Microsoft coding guru Tim Ewald got a lot of people talking when he announced I finally get REST. Wow. and followed up with Three reasons that REST is not RPC. It’s nice that the word is spreading, but many REST converts see complicated magic where I see a few simple easy-to-understand virtues.
Naming Things · People don’t recognize how important URIs are. The notion that you have a huge, world-scale, information space, and that everything in it has an name and they’re all just short strings that you can paint on the side of a bus; that’s a new thing and a good thing.
REST theoreticians make extravagant claims about hypermedia, but it seems to me that computer programs have always needed to refer to things, and computer programs that send messages have always needed to put those references in the messages. URIs just provided a uniform way to do this, and it was easier and less complicated and shared across all applications that wanted to play in Web-space.
Messages All The Way Down · HTTP is a decent and under-appreciated protocol, but in the end maybe the most important thing is that it forces you to think about the messages and how you exchange them. There’s no pretense that Remote Procedures are being called, or Object Models are being shared; I send you some bits and some metadata about them, and you respond with the same. It turns out that in the HTTP universe, at that point our conversation is over, and that turns out to be a good basis for building applications, but the key thing is putting the messages, rather than what they allegedly stand for, at the center.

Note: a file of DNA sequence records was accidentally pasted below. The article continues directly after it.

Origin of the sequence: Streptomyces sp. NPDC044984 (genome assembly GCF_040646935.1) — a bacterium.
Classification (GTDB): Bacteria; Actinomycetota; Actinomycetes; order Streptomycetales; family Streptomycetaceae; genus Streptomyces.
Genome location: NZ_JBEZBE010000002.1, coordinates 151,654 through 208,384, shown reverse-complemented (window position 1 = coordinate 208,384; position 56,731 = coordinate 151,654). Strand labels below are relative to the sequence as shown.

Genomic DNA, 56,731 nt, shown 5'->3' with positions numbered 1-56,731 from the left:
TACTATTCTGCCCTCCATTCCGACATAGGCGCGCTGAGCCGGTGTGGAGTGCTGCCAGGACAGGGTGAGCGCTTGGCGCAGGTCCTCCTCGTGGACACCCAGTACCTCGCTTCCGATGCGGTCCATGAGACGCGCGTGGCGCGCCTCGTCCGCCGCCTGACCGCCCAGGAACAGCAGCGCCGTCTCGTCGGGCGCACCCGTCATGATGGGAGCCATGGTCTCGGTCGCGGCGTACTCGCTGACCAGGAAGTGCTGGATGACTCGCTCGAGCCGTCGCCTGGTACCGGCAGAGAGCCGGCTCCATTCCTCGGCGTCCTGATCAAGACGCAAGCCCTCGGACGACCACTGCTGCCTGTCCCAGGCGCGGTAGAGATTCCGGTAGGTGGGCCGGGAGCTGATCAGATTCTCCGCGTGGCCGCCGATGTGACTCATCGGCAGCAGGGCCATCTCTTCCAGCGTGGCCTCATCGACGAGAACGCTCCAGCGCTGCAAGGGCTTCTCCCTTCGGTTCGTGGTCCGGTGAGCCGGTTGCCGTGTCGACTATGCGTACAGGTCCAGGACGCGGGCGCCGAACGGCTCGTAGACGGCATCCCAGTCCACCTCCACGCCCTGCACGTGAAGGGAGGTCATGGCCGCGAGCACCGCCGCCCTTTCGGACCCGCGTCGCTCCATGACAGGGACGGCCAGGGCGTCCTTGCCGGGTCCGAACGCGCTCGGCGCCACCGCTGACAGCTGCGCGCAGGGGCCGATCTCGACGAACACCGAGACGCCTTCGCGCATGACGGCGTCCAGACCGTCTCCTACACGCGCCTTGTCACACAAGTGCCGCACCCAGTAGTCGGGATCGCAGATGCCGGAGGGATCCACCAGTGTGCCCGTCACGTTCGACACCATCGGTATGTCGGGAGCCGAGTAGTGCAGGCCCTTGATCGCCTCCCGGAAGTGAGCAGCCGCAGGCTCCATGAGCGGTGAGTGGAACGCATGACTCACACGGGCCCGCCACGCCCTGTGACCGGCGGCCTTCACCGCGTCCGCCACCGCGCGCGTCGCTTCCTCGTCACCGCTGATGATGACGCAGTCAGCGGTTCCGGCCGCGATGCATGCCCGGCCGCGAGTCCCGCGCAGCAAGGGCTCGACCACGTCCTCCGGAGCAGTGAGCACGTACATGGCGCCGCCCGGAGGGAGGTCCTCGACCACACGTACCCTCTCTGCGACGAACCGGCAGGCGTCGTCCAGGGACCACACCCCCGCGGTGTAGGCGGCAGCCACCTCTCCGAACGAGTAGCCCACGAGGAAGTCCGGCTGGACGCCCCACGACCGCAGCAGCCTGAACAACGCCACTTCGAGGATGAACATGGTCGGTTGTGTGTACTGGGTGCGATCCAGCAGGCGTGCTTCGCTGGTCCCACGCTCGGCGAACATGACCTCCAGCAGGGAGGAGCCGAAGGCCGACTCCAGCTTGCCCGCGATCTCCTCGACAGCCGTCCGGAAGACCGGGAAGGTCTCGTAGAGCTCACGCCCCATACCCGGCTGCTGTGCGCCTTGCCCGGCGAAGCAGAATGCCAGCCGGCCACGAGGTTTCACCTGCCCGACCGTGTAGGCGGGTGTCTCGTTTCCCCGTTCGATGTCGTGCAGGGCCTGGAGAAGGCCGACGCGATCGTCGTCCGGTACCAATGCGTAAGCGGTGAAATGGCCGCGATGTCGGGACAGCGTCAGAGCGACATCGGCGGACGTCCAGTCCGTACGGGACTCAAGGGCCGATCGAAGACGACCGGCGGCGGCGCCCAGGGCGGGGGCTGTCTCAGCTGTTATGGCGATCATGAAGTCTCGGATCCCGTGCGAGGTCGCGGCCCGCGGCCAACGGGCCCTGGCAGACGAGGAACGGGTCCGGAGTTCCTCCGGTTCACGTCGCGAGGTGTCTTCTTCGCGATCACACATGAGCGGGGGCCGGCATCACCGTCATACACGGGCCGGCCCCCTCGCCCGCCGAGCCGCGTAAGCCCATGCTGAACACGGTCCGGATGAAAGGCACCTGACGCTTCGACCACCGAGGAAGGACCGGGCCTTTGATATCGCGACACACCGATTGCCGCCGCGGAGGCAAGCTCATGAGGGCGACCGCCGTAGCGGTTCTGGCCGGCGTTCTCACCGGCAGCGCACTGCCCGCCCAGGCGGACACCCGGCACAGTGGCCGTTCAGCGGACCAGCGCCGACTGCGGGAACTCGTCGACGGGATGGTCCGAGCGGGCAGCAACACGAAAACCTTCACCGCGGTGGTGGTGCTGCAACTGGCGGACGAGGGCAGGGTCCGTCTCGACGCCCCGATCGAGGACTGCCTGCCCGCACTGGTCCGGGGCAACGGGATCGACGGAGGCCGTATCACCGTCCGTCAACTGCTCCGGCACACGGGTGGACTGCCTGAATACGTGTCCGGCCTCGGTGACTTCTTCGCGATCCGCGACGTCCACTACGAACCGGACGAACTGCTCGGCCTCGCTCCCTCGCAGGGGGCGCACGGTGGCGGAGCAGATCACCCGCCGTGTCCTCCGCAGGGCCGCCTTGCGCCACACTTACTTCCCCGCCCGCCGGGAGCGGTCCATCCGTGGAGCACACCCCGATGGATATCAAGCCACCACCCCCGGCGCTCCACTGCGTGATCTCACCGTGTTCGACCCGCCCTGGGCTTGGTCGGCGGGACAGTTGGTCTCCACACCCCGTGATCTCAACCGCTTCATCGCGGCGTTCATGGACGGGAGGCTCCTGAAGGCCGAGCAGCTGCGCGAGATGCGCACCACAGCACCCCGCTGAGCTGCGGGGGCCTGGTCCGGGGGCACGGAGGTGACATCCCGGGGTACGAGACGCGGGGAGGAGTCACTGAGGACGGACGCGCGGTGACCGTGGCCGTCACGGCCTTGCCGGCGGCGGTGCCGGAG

Yummy Protocol Goodness · I don’t know if there were any other explicitly message-centric protocols in play when HTTP came along; if not, we’re lucky that it hit so many sweet spots.
For example, it turns out that HTTP being one-request-one-response forces you to think explicitly about state and where it should live; there’s no one correct answer to that question (yes, cookies are OK sometimes), but applications where the designers had to think about it are generally better than the other kind
Another sweet spot is the absence of URI metadata and the closely-coupled “404 Not Found”. The only way to find out what a URI identifies is to try to retrieve it, and it’s perfectly OK if the network says “I dunno”. Because that’s how the world is, and protocols that map the world accurately are generally better than those that don’t.
Then there’s the notion of dividing all the transactions into three buckets: commitment-free (GET), idempotent-update (PUT/DELETE), and Other (POST). Hard to argue with and theory, and the GET and POST parts are well-proved in practice.
Theory is OK · I think Roy’s thesis is an outstanding piece of work, but it’s important to remember that he worked on the software first, for years, and at some level REST is a an attempt to retroactively paste a layer of respectable theory over some stuff that happened to work. For my money, that’s the best kind of theory; but the real truth is in the software, which works really well.
So if Tim Ewald wants to think about his apps as State Machines, and if someone else wants to think of them as Hypermedia Platforms, and someone else as a Contribution Commons, that’s well and good. But at the end of the day it’s about having good ways to name things and a clean simple message-centric protocol that’s not trying to pretend to be something else.